Remember to save the date for the upcoming Physician Appreciation Event on Friday, October 17 at the Boulder Ridge Country Club.
RSVP by Friday, October 10
To RSVP Click Here
Why are we implementing a new procedure? Past interventions and initiatives have been unsuccessful due to inconsistency and no accountability.
How are we planning to improve our scores? We will provide education, set appropriate expectations and implement new processes.
Implement on the Nursing Unit:
It is important to understand what the inpatient units will be doing during quiet time.
The hospital operator will announce quiet time at 1:45pm daily.
Each floor designate a responsible Associate to perform the following:
Patient care will be continued, however, we will try to minimize as much as possible during this time.
Nurses will educate patients and any visitors present regarding visiting hours and quiet time upon admission. A Skylight short education video is in production; once available nursing will be required to show patients upon admission and units will be monitored for compliance.
Implement in ER, PACU, SDS, CATH Lab, and Radiology Departments:
Before patients are taken to the nursing units please discuss with patient’s family members the recommended 2 visitor per room option; additional visitors will need to wait in the visiting lounge and take turns; this will help us maintain a quiet healing environment.
We understand this will require a huge change. Nursing leaders will follow up regularly to ensure these processes are followed.
Please inform your staff to call security for assistance and support if you have any issues with visitors.
Yes! Signs will be delivered to each unit. They should be posted on the outside of the unit doors and in break rooms so that staff and visitors will have a visual reminder to lower voices and be respectful of quiet hours.
Please notify your Charge Nurse or Supervisor of the situation and ask for assistance. If issues continue, department leaders should be notified via email (if leader is unavailable) of specific situations; provide details for appropriate follow up.
First inquire why they feel that their loved one is not receiving appropriate care; reassure them we provide exceptional care. Let them know they will be notified of changes in their loved ones condition and for added comfort, they are welcome to call for updates. It is important to ensure this is communicated with the nurse taking care of the patient as well as passed on to the patient’s future nurses. Exceptions will be made for patient with declining condition, patient is confused – family member needs to “sit” overnight; or peds patient. NOTE: appropriate bed assignment is required (private room preferred).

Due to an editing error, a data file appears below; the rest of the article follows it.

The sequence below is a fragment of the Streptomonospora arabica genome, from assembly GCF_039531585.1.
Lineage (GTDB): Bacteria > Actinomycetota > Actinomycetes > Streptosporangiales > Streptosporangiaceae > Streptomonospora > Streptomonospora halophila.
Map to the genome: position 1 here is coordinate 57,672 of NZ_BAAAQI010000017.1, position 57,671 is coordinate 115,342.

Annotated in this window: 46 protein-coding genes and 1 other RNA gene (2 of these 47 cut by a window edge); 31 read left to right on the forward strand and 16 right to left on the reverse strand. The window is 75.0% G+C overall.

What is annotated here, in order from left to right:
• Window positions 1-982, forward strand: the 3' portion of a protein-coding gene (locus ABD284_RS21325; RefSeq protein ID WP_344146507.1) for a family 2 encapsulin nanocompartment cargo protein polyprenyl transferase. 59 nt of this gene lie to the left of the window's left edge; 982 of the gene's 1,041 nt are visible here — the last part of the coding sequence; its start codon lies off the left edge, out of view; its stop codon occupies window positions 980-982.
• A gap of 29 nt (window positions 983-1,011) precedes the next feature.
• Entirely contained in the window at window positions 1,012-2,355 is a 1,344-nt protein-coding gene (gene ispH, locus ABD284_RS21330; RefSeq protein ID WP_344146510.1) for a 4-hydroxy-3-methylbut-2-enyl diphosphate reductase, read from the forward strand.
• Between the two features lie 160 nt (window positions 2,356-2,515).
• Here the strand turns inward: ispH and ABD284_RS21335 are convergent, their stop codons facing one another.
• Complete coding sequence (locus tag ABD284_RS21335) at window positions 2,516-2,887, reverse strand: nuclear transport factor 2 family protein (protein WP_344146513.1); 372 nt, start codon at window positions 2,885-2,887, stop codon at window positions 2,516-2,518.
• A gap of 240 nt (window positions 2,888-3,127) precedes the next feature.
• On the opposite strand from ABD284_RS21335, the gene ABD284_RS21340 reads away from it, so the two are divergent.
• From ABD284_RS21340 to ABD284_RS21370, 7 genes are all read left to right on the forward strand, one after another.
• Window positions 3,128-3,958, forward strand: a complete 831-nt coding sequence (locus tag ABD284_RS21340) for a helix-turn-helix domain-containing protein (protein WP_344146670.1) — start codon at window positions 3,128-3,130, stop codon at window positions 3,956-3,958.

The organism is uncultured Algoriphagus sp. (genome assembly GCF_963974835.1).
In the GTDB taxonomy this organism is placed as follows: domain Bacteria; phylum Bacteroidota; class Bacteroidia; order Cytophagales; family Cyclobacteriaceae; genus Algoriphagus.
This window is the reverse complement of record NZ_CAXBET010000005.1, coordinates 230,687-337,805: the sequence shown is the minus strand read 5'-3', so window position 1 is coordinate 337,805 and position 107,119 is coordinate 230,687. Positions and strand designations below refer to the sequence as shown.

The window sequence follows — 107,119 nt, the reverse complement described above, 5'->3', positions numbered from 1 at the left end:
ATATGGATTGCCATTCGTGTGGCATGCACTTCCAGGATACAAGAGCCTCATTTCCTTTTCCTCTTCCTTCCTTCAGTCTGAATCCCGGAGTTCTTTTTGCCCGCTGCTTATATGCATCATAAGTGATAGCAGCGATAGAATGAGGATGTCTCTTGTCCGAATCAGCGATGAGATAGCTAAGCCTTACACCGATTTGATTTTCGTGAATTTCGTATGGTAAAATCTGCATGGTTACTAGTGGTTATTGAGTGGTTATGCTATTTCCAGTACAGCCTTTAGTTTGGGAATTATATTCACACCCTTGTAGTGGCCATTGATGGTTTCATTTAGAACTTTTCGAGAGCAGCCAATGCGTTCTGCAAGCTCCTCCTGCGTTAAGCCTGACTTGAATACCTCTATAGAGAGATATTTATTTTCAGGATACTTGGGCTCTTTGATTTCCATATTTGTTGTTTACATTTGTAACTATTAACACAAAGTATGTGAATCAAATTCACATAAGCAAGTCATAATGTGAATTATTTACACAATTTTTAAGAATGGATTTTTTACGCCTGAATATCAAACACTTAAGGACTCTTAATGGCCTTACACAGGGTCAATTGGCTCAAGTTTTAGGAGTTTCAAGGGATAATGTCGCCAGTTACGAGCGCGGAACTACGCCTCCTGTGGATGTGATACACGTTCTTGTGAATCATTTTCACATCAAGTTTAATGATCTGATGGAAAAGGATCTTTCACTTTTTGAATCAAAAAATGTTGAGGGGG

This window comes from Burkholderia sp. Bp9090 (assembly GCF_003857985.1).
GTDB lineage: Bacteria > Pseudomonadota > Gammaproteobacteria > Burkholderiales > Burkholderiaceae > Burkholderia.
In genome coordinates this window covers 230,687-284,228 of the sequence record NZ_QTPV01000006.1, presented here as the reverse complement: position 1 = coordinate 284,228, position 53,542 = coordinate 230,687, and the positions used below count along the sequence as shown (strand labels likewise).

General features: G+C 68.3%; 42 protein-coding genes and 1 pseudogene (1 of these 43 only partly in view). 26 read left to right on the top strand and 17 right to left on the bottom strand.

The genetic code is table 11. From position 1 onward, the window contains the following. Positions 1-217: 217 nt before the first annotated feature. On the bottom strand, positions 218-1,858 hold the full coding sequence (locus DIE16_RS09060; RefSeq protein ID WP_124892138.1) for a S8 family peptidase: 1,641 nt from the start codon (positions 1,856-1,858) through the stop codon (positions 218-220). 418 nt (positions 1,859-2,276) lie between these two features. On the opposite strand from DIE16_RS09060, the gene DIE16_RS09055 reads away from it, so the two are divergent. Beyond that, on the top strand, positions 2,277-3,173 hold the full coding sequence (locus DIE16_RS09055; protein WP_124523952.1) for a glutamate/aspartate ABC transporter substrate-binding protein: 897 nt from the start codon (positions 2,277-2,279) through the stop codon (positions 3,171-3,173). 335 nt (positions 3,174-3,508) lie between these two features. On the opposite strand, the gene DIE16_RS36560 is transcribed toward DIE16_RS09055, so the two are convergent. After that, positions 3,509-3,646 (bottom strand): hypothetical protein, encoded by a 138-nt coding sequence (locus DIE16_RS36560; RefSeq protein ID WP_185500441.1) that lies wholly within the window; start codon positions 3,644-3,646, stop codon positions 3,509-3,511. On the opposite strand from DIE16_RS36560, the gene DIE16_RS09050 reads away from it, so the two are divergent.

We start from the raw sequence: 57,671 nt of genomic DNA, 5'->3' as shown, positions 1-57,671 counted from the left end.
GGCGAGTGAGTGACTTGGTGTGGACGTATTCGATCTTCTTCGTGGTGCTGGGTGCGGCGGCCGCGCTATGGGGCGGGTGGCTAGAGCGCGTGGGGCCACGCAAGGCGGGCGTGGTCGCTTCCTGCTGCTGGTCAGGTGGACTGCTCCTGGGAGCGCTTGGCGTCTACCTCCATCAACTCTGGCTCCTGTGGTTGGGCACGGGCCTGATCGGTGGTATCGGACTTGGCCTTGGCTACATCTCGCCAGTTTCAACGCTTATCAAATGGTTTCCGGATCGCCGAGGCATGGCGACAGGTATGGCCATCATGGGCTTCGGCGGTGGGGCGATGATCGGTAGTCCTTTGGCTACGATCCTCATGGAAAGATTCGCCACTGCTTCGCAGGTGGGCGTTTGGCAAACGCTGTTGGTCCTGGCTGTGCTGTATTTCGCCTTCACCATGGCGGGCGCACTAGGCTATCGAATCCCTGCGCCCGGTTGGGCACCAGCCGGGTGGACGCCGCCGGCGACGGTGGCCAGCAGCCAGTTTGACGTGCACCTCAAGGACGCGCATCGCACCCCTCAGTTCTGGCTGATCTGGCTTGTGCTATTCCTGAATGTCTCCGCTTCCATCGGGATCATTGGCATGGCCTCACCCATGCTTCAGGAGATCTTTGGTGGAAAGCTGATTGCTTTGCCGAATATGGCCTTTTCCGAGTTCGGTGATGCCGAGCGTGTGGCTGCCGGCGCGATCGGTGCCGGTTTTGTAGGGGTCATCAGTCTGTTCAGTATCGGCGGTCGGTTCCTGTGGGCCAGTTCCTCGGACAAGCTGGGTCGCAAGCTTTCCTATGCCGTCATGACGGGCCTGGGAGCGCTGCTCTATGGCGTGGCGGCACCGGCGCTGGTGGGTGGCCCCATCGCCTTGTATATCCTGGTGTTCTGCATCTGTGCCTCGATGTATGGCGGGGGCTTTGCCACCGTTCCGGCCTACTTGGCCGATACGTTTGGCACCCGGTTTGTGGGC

First assess the situation. If the noise level is loud or excessive, please ask visitor(s) to support our healing environment by lowering their voices. If the situation does not improve, kindly ask one of the visitors to wait in the visitor lounge area. Explain our recommended 2 visitors at a time policy. If all attempts fail, ask your Charge Nurse or Security for assistance.
Kindly ask for identification such as a visitor ID badge, employee badge or contractor ID badge; inform guest it must be displayed at all times. If they are unable to produce an ID badge please escort them to the front desk to obtain one. If you are met with resistance please notify Security immediately. This is for the safety of all our patients and staff.
The Fall Symposium lectures will be held on October 22, 2014 and October 23, 2014.
Registration and lecture information can be found Here.
The institute for healthcare improvement has an article outlining the background and objectives for medication reconciliation.
Poor communication of medical information at transition points is responsible for as many as 50 percent of all medication errors
The upgrades and upgrade dates include but are not limited to:
A few highlights include:
More details to follow.
Enterovirus D68 (EV-D68) is one of many non-polio enteroviruses. Enterovirus D68 (EV-D68) infections are thought to occur less commonly than infections with other enteroviruses. EV-D68 was first identified in California in 1962. Compared with other enteroviruses, EV-D68 has been rarely reported in the United States for the last 40 years.
Hospitals in Missouri and Illinois are seeing more children than usual with severe respiratory illness caused by enterovirus D68. Several other states are investigating clusters of children with severe respiratory illness, possibly due to enterovirus D68. CDC is watching this situation closely and helping the states with testing of specimens.
EV-D68 has been reported to cause mild to severe respiratory illness. However, the full spectrum of EV-D68 illness is not well-defined.
EV-D68 is not frequently identified, so it is less studied and the ways it spreads are not as well-understood as other enteroviruses. EV-D68 causes respiratory illness, and the virus can be found in respiratory secretions such as saliva, nasal mucus, or sputum. The virus likely spreads from person to person when an infected person coughs, sneezes, or touches contaminated surfaces.
Test to be ordered is “Enterovirus Molecular by PCR” from ARUP . Will be a Miscellaneous test in Paragon.
Specimen: Respiratory-bronch wash, BAL, Nasopharyngeal aspirate, sputum or tracheal aspirate. Volume is 1.5ml.
Please report issues related to ambiguous Pharmacy orders appearing in CPOE to this link. This will help enhance the safety for our patients. A quick link will appear in the sidebar as well.